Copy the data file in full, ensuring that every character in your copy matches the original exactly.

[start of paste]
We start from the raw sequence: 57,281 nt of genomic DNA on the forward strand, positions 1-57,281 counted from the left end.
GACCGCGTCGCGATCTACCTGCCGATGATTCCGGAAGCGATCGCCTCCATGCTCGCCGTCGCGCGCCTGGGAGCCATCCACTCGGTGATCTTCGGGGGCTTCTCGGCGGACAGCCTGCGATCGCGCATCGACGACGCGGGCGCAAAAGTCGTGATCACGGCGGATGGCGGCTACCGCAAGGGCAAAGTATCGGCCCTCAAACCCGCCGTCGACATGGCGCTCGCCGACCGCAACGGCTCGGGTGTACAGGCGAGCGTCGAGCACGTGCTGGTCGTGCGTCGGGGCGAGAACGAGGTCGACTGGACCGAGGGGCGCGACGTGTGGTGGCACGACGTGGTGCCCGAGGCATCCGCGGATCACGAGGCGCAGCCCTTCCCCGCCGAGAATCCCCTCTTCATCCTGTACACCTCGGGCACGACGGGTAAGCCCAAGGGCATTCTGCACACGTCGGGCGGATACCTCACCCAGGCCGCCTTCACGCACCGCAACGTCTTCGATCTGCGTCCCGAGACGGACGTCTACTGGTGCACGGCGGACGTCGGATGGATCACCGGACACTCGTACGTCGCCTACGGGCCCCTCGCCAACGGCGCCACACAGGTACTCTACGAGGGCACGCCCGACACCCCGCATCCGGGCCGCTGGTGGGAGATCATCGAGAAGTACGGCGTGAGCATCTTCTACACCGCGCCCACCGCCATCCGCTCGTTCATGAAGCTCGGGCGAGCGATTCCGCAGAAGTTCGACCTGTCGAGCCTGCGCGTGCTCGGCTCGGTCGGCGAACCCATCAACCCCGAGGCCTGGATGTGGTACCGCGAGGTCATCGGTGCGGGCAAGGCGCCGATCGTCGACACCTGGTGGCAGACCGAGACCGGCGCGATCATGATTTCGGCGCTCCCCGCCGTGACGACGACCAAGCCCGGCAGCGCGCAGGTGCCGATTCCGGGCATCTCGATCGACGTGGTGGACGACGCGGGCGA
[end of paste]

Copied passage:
We start from the raw sequence: 57,281 nt of genomic DNA on the forward strand, positions 1-57,281 counted from the left end.
GACCGCGTCGCGATCTACCTGCCGATGATTCCGGAAGCGATCGCCTCCATGCTCGCCGTCGCGCGCCTGGGAGCCATCCACTCGGTGATCTTCGGGGGCTTCTCGGCGGACAGCCTGCGATCGCGCATCGACGACGCGGGCGCAAAAGTCGTGATCACGGCGGATGGCGGCTACCGCAAGGGCAAAGTATCGGCCCTCAAACCCGCCGTCGACATGGCGCTCGCCGACCGCAACGGCTCGGGTGTACAGGCGAGCGTCGAGCACGTGCTGGTCGTGCGTCGGGGCGAGAACGAGGTCGACTGGACCGAGGGGCGCGACGTGTGGTGGCACGACGTGGTGCCCGAGGCATCCGCGGATCACGAGGCGCAGCCCTTCCCCGCCGAGAATCCCCTCTTCATCCTGTACACCTCGGGCACGACGGGTAAGCCCAAGGGCATTCTGCACACGTCGGGCGGATACCTCACCCAGGCCGCCTTCACGCACCGCAACGTCTTCGATCTGCGTCCCGAGACGGACGTCTACTGGTGCACGGCGGACGTCGGATGGATCACCGGACACTCGTACGTCGCCTACGGGCCCCTCGCCAACGGCGCCACACAGGTACTCTACGAGGGCACGCCCGACACCCCGCATCCGGGCCGCTGGTGGGAGATCATCGAGAAGTACGGCGTGAGCATCTTCTACACCGCGCCCACCGCCATCCGCTCGTTCATGAAGCTCGGGCGAGCGATTCCGCAGAAGTTCGACCTGTCGAGCCTGCGCGTGCTCGGCTCGGTCGGCGAACCCATCAACCCCGAGGCCTGGATGTGGTACCGCGAGGTCATCGGTGCGGGCAAGGCGCCGATCGTCGACACCTGGTGGCAGACCGAGACCGGCGCGATCATGATTTCGGCGCTCCCCGCCGTGACGACGACCAAGCCCGGCAGCGCGCAGGTGCCGATTCCGGGCATCTCGATCGACGTGGTGGACGACGCGGGCGA